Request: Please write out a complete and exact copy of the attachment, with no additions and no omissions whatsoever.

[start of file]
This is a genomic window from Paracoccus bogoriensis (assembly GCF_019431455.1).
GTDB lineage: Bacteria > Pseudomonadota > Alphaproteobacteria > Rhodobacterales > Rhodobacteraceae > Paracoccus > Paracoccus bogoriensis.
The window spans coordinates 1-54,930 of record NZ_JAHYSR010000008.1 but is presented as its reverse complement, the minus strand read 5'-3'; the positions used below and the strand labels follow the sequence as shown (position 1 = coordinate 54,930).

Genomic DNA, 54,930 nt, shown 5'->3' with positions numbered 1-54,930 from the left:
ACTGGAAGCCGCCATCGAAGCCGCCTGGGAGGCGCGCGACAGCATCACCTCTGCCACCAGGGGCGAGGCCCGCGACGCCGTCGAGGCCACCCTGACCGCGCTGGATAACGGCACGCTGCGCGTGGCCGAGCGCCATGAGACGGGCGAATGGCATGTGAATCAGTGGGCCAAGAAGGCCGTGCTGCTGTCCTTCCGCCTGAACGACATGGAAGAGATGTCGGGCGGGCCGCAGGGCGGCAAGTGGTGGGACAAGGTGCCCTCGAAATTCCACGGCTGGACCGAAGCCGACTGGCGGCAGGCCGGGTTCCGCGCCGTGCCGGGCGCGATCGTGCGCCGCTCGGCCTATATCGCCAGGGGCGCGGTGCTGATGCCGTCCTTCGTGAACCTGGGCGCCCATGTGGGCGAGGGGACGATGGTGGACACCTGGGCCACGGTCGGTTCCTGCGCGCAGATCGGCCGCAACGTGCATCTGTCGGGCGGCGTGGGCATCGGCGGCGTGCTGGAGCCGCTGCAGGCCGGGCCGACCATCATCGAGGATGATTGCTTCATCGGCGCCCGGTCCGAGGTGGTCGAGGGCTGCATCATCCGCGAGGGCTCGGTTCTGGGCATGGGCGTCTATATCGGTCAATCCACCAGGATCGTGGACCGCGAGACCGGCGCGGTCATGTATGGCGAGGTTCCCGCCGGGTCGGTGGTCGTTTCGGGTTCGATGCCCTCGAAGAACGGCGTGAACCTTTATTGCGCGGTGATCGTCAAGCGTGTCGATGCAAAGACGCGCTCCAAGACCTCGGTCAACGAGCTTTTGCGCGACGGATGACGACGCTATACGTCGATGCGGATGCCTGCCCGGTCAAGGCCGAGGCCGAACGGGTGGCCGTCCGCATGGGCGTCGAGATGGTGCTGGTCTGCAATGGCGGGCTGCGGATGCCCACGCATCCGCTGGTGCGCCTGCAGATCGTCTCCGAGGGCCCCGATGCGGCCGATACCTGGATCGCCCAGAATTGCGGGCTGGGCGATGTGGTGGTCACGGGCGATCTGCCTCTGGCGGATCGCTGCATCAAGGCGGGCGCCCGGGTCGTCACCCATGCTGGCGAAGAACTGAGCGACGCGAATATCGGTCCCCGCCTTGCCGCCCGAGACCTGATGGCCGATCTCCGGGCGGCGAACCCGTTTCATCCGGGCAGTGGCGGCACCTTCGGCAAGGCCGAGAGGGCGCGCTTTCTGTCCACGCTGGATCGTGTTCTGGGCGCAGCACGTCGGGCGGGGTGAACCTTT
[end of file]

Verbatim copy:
This is a genomic window from Paracoccus bogoriensis (assembly GCF_019431455.1).
GTDB lineage: Bacteria > Pseudomonadota > Alphaproteobacteria > Rhodobacterales > Rhodobacteraceae > Paracoccus > Paracoccus bogoriensis.
The window spans coordinates 1-54,930 of record NZ_JAHYSR010000008.1 but is presented as its reverse complement, the minus strand read 5'-3'; the positions used below and the strand labels follow the sequence as shown (position 1 = coordinate 54,930).

Genomic DNA, 54,930 nt, shown 5'->3' with positions numbered 1-54,930 from the left:
ACTGGAAGCCGCCATCGAAGCCGCCTGGGAGGCGCGCGACAGCATCACCTCTGCCACCAGGGGCGAGGCCCGCGACGCCGTCGAGGCCACCCTGACCGCGCTGGATAACGGCACGCTGCGCGTGGCCGAGCGCCATGAGACGGGCGAATGGCATGTGAATCAGTGGGCCAAGAAGGCCGTGCTGCTGTCCTTCCGCCTGAACGACATGGAAGAGATGTCGGGCGGGCCGCAGGGCGGCAAGTGGTGGGACAAGGTGCCCTCGAAATTCCACGGCTGGACCGAAGCCGACTGGCGGCAGGCCGGGTTCCGCGCCGTGCCGGGCGCGATCGTGCGCCGCTCGGCCTATATCGCCAGGGGCGCGGTGCTGATGCCGTCCTTCGTGAACCTGGGCGCCCATGTGGGCGAGGGGACGATGGTGGACACCTGGGCCACGGTCGGTTCCTGCGCGCAGATCGGCCGCAACGTGCATCTGTCGGGCGGCGTGGGCATCGGCGGCGTGCTGGAGCCGCTGCAGGCCGGGCCGACCATCATCGAGGATGATTGCTTCATCGGCGCCCGGTCCGAGGTGGTCGAGGGCTGCATCATCCGCGAGGGCTCGGTTCTGGGCATGGGCGTCTATATCGGTCAATCCACCAGGATCGTGGACCGCGAGACCGGCGCGGTCATGTATGGCGAGGTTCCCGCCGGGTCGGTGGTCGTTTCGGGTTCGATGCCCTCGAAGAACGGCGTGAACCTTTATTGCGCGGTGATCGTCAAGCGTGTCGATGCAAAGACGCGCTCCAAGACCTCGGTCAACGAGCTTTTGCGCGACGGATGACGACGCTATACGTCGATGCGGATGCCTGCCCGGTCAAGGCCGAGGCCGAACGGGTGGCCGTCCGCATGGGCGTCGAGATGGTGCTGGTCTGCAATGGCGGGCTGCGGATGCCCACGCATCCGCTGGTGCGCCTGCAGATCGTCTCCGAGGGCCCCGATGCGGCCGATACCTGGATCGCCCAGAATTGCGGGCTGGGCGATGTGGTGGTCACGGGCGATCTGCCTCTGGCGGATCGCTGCATCAAGGCGGGCGCCCGGGTCGTCACCCATGCTGGCGAAGAACTGAGCGACGCGAATATCGGTCCCCGCCTTGCCGCCCGAGACCTGATGGCCGATCTCCGGGCGGCGAACCCGTTTCATCCGGGCAGTGGCGGCACCTTCGGCAAGGCCGAGAGGGCGCGCTTTCTGTCCACGCTGGATCGTGTTCTGGGCGCAGCACGTCGGGCGGGGTGAACCTTT